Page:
After heavy rains, most of the rivers and dams are left with foreign objects deposited in the rivers and dams posing more danger than Covid-19 to community members who are using the facility to cool off.
When President Ramaphosa announced the government’s decision to bar public access to beaches in the Eastern Cape between 16 December 2020 and 3rd January 2021 It was due to numbers of coronavirus infections spiking sharply. In the process declaring the Eastern Cape as the new epicenter for Covid-19 second wave infection.
Holiday lovers then saw it opportune to use rivers and dams as a substitution of beaches following the enforcement of stricter restrictions by the government with the aim of minimizing the spread of the virus during festive season. The festive season is known year of the uncommon with its own challenges.
On social media platforms recently, the Department of Water and Sanitation noted with sadness the new trends of people using Rivers and Dams to escape the hot weather patterns currently sweeping across the country accompanied by heavy rains leaving a trail of distraction.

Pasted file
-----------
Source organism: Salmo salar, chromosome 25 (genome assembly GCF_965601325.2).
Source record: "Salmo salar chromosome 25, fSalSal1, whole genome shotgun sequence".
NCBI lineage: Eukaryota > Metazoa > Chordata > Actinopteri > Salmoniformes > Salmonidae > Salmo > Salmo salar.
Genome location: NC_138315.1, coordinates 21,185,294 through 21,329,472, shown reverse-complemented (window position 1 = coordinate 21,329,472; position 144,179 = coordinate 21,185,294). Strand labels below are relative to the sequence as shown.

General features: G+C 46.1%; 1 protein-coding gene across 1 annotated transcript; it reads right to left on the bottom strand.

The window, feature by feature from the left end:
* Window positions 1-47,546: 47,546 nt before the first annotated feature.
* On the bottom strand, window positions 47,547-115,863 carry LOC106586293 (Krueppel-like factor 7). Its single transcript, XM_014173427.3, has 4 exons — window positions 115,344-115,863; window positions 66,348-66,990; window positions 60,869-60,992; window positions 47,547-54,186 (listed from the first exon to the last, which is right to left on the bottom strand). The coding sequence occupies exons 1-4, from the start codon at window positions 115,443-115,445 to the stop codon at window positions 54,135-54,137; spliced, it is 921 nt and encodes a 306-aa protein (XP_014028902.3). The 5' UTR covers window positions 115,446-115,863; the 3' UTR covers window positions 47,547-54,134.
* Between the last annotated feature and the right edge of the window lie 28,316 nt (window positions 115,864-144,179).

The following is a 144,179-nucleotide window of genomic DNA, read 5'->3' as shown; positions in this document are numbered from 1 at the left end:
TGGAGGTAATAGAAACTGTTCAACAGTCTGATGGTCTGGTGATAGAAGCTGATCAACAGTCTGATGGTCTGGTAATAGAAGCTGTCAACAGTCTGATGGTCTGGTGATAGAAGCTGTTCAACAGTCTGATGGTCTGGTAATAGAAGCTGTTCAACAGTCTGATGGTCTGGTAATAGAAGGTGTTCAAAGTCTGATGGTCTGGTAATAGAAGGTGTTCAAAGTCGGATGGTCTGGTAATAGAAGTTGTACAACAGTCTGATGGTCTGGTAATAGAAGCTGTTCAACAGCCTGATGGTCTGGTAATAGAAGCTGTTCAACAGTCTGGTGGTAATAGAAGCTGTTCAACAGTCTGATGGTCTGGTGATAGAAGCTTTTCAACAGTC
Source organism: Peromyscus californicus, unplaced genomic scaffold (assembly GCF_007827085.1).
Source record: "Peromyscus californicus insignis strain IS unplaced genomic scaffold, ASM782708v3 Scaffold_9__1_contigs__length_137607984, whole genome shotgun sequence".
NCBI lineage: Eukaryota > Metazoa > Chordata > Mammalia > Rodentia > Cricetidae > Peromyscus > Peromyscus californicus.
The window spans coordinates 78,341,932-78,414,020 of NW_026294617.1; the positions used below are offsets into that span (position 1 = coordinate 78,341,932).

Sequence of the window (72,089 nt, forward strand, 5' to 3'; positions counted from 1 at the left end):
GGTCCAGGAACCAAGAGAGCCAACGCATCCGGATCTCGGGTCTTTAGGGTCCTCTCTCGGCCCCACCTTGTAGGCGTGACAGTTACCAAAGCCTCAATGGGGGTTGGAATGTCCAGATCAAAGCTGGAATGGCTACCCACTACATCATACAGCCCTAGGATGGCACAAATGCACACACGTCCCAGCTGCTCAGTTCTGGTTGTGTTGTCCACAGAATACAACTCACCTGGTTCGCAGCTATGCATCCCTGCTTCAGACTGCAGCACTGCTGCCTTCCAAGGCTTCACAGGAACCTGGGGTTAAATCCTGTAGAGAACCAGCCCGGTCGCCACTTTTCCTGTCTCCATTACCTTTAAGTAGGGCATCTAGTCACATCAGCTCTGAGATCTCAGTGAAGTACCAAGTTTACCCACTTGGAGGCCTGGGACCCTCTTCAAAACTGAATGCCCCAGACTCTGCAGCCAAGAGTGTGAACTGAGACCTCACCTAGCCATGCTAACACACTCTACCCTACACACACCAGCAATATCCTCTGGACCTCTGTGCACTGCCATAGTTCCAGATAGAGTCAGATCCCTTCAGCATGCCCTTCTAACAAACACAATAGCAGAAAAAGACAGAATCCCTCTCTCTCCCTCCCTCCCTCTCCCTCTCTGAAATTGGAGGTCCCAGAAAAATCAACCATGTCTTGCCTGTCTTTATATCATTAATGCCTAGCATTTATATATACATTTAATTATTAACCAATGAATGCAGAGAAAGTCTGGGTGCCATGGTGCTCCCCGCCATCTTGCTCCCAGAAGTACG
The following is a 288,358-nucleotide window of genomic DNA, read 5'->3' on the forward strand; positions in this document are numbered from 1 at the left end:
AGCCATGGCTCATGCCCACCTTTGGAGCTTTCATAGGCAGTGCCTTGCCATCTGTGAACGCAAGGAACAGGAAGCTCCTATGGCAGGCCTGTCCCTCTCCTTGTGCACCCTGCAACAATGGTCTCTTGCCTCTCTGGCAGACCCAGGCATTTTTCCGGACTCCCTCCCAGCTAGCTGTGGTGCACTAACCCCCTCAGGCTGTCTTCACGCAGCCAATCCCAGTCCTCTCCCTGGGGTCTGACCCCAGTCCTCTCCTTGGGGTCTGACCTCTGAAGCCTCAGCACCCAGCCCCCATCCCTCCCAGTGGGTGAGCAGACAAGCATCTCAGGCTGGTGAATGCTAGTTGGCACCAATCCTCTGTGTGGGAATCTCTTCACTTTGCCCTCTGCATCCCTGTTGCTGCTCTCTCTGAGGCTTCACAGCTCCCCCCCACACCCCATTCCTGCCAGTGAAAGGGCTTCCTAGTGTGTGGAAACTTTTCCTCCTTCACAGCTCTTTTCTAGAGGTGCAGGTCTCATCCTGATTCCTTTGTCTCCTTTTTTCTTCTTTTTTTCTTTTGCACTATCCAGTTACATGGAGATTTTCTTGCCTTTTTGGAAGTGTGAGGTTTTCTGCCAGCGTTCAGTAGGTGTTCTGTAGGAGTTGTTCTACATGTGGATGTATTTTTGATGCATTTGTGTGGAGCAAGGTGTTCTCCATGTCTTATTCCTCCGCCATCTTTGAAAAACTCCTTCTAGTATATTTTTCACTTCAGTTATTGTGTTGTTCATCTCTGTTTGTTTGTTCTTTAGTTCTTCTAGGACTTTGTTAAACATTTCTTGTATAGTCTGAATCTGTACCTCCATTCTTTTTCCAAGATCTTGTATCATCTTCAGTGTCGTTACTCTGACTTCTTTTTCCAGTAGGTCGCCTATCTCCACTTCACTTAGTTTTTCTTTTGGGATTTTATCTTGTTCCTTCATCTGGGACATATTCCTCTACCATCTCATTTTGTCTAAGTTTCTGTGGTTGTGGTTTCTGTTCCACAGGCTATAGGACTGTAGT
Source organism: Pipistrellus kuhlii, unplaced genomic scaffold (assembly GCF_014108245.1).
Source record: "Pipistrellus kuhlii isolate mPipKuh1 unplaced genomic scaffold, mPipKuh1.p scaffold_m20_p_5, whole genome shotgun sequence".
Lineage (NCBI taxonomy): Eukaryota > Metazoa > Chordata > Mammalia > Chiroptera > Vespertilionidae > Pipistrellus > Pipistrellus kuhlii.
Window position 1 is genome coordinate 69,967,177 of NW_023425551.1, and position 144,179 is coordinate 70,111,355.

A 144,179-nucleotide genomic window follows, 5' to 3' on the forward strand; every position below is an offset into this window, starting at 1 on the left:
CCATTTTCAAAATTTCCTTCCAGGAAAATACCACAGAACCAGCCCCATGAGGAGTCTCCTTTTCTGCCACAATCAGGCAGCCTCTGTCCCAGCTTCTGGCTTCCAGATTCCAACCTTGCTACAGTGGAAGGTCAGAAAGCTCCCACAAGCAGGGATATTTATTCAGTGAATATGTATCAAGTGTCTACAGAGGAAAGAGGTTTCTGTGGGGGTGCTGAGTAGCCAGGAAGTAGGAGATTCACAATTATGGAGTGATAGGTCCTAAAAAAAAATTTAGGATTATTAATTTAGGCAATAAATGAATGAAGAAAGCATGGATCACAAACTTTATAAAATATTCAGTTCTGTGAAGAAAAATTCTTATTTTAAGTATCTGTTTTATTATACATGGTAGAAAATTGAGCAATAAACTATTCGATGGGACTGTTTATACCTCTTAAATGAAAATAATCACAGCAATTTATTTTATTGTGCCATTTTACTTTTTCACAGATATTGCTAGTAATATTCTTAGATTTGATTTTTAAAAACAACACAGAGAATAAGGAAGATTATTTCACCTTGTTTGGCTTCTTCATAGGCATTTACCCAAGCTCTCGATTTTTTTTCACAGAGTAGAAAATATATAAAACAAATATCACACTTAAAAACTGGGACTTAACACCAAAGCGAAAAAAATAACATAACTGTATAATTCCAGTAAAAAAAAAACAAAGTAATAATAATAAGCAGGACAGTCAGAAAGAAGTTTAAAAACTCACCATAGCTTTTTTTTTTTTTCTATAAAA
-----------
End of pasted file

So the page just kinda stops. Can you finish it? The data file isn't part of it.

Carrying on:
After heavy rains, most of the rivers and dams are left with foreign objects deposited in the rivers and dams posing more danger than Covid-19 to community members who are using the facility to cool off. Amongst objects deposited in the river system are sharp objects in a form of gasses steel that can easily injure a person who is unaware of the object when stepping on it.
Recently one of the leading causes of unintentional death is caused by drowning in most cases under influence of liquor. Most waste water treatment plants in the country are discharging effluent water that is not 100% green drop compliant as a result that brings a concern relating to health to those who swim in rivers.
The Department of Water and Sanitation urges citizens not to swim in rivers and dams for their safety during this festive period.
By Marcus Monyakeni. Communications Specialist, Department Water and Sanitation.